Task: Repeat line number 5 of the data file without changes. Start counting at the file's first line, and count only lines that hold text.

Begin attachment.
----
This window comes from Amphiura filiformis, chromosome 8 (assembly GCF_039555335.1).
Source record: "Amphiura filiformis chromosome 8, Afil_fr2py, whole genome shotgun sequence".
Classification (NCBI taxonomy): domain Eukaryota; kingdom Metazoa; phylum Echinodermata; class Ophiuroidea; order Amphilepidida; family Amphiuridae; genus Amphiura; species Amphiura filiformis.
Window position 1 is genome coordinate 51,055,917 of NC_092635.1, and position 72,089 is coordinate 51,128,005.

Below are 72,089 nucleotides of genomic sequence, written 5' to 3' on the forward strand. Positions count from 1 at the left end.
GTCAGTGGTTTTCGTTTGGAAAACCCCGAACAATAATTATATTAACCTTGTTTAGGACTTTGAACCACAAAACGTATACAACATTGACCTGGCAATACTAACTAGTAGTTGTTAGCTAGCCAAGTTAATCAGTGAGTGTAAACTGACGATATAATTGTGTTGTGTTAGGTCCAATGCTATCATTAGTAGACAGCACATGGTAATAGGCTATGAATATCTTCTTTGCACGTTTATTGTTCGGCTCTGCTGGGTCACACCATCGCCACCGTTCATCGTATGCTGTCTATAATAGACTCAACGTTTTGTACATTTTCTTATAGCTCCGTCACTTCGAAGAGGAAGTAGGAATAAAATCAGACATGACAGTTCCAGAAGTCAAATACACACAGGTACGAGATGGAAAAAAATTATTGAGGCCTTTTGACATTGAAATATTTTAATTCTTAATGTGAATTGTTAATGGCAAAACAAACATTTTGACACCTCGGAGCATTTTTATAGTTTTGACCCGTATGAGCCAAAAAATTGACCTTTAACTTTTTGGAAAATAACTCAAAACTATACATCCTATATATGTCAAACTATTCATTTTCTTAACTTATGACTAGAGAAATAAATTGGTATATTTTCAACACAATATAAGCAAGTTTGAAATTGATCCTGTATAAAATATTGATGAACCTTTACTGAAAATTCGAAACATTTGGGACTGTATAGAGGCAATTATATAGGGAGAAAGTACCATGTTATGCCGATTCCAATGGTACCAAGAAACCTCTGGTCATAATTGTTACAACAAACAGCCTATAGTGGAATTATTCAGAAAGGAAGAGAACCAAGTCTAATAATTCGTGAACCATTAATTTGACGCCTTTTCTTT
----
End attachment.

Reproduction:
Below are 72,089 nucleotides of genomic sequence, written 5' to 3' on the forward strand. Positions count from 1 at the left end.